“They have and they can work successfully together—no matter which origin they come from,” asserted Ariely. “In our hospitals, there are many Arab doctors. In the Israeli health sector, around 36% of healthcare workers are Israeli Arabs, although they only account for 21% of the population. So, the Arab doctors are equal to the Jewish doctors because they got to know each other working together in the hospitals. And that’s my aim, to try and change that in many places, not just the health business.”

Promoting Education and Incubation

Cities Leading Change operates in two different ways. First, the individuals involved are enrolled in a course for entrepreneurial education. Moving forward, the multi-cultural students turn into business owners within the Cities Leading Change business incubator and accelerator.

Ariely refers to his home country as a “startup nation”—another reason for his hunch that Cities Leading Change could catch on. He also notes that the Israeli federal government cannot change people’s feelings from the ground-up. Cities Leading Change is all about people making modifications within communities that will have country-wide ripple effects.

“I’m not the political guy. I don’t want to be. In Israel, everything you do regarding Arabs, they consider you as the left side. I’m trying to stay practical for what’s good for the country,” explained Ariely.

For this reason, Ariely and his team have elected to work with city officials and community leaders.

“Each city has about ten departments… Health, education, violence, many departments we interviewed,” recalled Ariely. “And we picked up the most important challenges of the city in order to improve for the citizens.”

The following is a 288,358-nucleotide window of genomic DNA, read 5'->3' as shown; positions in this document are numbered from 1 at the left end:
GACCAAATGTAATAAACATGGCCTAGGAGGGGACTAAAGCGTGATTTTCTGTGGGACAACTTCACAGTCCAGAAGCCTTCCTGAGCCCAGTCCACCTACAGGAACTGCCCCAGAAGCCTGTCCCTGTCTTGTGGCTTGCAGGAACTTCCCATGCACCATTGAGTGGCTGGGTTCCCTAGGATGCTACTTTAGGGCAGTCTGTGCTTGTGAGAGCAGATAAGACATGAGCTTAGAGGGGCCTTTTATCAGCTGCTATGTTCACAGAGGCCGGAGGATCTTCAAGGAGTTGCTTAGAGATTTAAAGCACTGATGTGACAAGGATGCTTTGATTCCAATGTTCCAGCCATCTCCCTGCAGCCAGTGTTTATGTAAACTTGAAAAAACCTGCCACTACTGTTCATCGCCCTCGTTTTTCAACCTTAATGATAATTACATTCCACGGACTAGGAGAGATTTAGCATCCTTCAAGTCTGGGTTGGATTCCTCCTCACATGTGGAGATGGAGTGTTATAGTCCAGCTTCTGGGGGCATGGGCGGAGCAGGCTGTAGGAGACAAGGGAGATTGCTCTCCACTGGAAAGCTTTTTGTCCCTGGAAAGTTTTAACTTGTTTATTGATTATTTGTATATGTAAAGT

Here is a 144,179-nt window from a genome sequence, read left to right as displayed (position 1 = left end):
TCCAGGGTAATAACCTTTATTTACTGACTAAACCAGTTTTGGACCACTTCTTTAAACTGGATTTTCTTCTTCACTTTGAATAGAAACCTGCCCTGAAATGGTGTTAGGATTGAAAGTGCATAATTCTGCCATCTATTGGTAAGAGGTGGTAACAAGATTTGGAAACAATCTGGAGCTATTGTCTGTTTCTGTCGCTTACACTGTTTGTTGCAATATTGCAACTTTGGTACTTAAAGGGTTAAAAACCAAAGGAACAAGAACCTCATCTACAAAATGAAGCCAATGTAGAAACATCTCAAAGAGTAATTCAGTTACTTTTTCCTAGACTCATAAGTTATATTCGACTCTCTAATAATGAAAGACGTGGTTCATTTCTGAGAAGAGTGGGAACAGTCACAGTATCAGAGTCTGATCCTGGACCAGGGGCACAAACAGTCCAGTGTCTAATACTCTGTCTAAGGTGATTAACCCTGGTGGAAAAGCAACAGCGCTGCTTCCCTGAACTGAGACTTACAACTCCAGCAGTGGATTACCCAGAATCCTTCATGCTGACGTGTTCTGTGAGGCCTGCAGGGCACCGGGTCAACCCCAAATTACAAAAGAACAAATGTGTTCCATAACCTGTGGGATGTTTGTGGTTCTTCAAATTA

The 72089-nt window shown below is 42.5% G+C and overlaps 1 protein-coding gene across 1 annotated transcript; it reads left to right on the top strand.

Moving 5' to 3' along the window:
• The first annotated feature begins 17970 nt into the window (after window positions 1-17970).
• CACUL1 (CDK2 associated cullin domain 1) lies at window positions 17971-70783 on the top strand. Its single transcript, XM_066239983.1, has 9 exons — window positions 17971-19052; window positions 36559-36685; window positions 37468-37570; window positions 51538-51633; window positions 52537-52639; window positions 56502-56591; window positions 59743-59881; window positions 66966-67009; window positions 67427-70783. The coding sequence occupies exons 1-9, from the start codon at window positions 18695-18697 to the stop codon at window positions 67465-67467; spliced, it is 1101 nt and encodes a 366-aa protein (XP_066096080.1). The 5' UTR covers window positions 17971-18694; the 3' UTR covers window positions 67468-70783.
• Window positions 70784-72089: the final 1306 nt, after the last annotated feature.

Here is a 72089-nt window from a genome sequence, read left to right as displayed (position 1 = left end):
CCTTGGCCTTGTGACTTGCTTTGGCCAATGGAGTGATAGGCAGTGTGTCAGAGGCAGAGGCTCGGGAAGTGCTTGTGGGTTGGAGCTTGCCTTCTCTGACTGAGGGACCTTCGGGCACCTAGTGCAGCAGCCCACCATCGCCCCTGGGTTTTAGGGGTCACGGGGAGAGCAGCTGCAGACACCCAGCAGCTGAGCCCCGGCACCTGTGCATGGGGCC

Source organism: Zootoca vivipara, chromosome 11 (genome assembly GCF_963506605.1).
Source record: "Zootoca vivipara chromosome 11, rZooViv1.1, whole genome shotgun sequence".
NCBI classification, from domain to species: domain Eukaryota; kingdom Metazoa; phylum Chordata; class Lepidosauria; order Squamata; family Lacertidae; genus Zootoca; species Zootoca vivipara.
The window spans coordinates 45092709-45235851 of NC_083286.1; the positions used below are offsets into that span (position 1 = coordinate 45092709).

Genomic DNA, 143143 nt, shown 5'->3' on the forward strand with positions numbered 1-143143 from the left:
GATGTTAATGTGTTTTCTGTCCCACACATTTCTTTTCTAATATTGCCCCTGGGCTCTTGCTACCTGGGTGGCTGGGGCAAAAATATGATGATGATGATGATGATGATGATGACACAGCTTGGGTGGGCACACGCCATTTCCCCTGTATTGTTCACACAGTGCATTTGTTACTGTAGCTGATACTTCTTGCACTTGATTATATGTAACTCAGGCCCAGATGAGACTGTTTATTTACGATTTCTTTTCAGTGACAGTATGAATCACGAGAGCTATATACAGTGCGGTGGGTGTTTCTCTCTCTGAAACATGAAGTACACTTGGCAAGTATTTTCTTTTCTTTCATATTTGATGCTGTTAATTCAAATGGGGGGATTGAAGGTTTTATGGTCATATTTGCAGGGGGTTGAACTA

Addressing Sexual Violence in Israel

As if his new endeavor wasn’t hard enough, Ariely’s inaugural class selected sexual education as one of the first problems to address. Specifically, lack of sex education for Arab women in Israel has led to widespread sexual violence.

“We’re investigating this problem of sexual violence in the Arabic cities. After talking to around 50 women who are already dealing with things similar, they found out that the problem is deeper,” explained Ariely. “The young women, they don’t know much about sex because their mothers never talked to them in the Arab society. Sexual violence is something very negative, very bad. We have to educate them, to give them something which will be objective and reliable about sexual life.”

Cities Leading Change group meeting in the Arab city Kfar Kasem, led by Academic Director Shlomo Abas.

In this case, there would be no business without such feedback. The group that spearheaded this idea were able to learn about a problem that has been swept under the rug. The group talked to people who’ve experienced the issue in real life and are working now to create a viable social business that can pitch government agencies, organizations, donors, and volunteers.

“We are just about to start a public relations campaign because the idea is to show the whole country, you know, national TV channels, national newspapers. And to show what happens between Arabs and Jews [in our program],” said Ariely. “I think that people would be amazed that it can work very well. Hopefully, step-by-step, this will change the attitude and bring these two societies together.”